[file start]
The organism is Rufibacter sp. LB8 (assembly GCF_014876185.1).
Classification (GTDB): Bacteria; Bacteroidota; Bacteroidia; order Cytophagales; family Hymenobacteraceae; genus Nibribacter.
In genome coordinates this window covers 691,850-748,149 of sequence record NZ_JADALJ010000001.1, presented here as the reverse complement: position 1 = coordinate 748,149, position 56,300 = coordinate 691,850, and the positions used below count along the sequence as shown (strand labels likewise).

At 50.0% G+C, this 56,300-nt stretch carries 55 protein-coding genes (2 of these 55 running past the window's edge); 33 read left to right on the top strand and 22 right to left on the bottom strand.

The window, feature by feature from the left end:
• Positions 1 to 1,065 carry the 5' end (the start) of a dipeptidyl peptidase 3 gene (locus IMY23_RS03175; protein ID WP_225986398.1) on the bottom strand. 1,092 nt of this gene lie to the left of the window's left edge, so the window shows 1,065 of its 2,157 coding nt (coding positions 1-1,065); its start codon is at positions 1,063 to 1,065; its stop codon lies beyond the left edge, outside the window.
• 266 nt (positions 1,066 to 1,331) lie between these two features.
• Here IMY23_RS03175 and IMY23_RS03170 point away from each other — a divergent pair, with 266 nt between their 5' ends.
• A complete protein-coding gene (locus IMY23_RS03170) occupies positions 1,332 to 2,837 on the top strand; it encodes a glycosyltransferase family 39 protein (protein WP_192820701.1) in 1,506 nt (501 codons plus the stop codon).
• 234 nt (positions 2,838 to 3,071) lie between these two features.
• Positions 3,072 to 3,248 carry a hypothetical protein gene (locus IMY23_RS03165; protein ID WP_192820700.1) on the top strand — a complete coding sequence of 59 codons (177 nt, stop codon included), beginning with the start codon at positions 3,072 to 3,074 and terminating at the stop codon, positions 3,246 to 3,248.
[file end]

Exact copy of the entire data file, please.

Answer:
The organism is Rufibacter sp. LB8 (assembly GCF_014876185.1).
Classification (GTDB): Bacteria; Bacteroidota; Bacteroidia; order Cytophagales; family Hymenobacteraceae; genus Nibribacter.
In genome coordinates this window covers 691,850-748,149 of sequence record NZ_JADALJ010000001.1, presented here as the reverse complement: position 1 = coordinate 748,149, position 56,300 = coordinate 691,850, and the positions used below count along the sequence as shown (strand labels likewise).

At 50.0% G+C, this 56,300-nt stretch carries 55 protein-coding genes (2 of these 55 running past the window's edge); 33 read left to right on the top strand and 22 right to left on the bottom strand.

The window, feature by feature from the left end:
• Positions 1 to 1,065 carry the 5' end (the start) of a dipeptidyl peptidase 3 gene (locus IMY23_RS03175; protein ID WP_225986398.1) on the bottom strand. 1,092 nt of this gene lie to the left of the window's left edge, so the window shows 1,065 of its 2,157 coding nt (coding positions 1-1,065); its start codon is at positions 1,063 to 1,065; its stop codon lies beyond the left edge, outside the window.
• 266 nt (positions 1,066 to 1,331) lie between these two features.
• Here IMY23_RS03175 and IMY23_RS03170 point away from each other — a divergent pair, with 266 nt between their 5' ends.
• A complete protein-coding gene (locus IMY23_RS03170) occupies positions 1,332 to 2,837 on the top strand; it encodes a glycosyltransferase family 39 protein (protein WP_192820701.1) in 1,506 nt (501 codons plus the stop codon).
• 234 nt (positions 2,838 to 3,071) lie between these two features.
• Positions 3,072 to 3,248 carry a hypothetical protein gene (locus IMY23_RS03165; protein ID WP_192820700.1) on the top strand — a complete coding sequence of 59 codons (177 nt, stop codon included), beginning with the start codon at positions 3,072 to 3,074 and terminating at the stop codon, positions 3,246 to 3,248.